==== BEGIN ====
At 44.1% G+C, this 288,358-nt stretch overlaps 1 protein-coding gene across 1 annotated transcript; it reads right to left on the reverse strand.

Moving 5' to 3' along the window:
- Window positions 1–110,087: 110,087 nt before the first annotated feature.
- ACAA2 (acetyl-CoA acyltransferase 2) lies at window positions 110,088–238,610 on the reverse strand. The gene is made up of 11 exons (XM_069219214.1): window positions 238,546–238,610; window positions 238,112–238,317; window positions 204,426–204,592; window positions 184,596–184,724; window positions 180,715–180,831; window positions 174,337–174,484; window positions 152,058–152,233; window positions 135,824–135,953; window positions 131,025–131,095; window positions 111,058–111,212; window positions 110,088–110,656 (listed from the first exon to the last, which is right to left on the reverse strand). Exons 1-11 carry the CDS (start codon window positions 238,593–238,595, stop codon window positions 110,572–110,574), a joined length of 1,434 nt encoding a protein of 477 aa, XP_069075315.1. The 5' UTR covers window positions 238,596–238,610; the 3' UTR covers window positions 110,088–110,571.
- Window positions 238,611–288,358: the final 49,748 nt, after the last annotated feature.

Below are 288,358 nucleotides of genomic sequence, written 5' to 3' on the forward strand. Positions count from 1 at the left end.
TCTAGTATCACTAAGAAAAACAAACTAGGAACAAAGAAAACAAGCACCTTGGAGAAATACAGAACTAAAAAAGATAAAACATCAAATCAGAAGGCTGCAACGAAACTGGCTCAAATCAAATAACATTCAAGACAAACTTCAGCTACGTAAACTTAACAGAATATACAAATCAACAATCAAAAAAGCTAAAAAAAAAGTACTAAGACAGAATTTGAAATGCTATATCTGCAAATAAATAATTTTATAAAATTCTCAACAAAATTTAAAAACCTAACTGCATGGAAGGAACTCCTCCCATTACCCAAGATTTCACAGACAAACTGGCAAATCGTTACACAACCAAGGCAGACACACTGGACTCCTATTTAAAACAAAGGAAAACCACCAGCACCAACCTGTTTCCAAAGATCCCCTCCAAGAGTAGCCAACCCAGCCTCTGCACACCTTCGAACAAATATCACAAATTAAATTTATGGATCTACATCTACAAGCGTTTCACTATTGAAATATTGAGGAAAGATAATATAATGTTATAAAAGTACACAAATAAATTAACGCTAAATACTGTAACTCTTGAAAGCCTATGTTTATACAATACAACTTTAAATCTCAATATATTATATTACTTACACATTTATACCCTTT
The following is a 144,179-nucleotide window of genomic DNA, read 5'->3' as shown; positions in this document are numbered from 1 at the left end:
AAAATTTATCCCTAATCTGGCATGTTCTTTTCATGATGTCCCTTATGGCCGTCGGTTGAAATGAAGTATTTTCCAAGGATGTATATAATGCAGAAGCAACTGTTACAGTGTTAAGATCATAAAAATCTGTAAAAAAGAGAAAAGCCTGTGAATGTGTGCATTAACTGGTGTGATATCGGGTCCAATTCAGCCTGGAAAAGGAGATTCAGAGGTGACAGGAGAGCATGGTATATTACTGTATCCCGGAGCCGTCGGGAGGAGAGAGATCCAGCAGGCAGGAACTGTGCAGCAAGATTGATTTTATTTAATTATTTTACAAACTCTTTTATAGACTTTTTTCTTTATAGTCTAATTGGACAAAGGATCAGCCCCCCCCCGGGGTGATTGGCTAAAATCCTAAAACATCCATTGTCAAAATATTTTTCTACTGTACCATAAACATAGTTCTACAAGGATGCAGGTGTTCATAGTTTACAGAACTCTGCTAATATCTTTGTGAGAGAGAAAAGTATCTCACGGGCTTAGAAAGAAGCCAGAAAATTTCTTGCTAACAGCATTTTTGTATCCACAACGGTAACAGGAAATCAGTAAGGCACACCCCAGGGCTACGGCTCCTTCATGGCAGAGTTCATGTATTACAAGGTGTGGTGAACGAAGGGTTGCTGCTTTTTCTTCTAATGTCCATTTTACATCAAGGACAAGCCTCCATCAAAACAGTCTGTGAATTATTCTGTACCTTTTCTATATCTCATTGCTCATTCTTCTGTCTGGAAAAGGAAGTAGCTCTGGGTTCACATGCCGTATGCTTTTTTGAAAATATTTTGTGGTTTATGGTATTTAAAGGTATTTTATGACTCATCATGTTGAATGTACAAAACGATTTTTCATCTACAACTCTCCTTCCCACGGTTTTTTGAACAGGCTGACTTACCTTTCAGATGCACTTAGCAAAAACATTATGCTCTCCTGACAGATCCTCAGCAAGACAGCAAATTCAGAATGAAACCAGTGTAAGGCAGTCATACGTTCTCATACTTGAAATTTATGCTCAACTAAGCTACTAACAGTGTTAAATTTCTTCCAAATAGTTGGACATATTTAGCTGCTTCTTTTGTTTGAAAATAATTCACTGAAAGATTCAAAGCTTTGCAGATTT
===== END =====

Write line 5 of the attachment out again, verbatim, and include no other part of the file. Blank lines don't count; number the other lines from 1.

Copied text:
- Window positions 238,611–288,358: the final 49,748 nt, after the last annotated feature.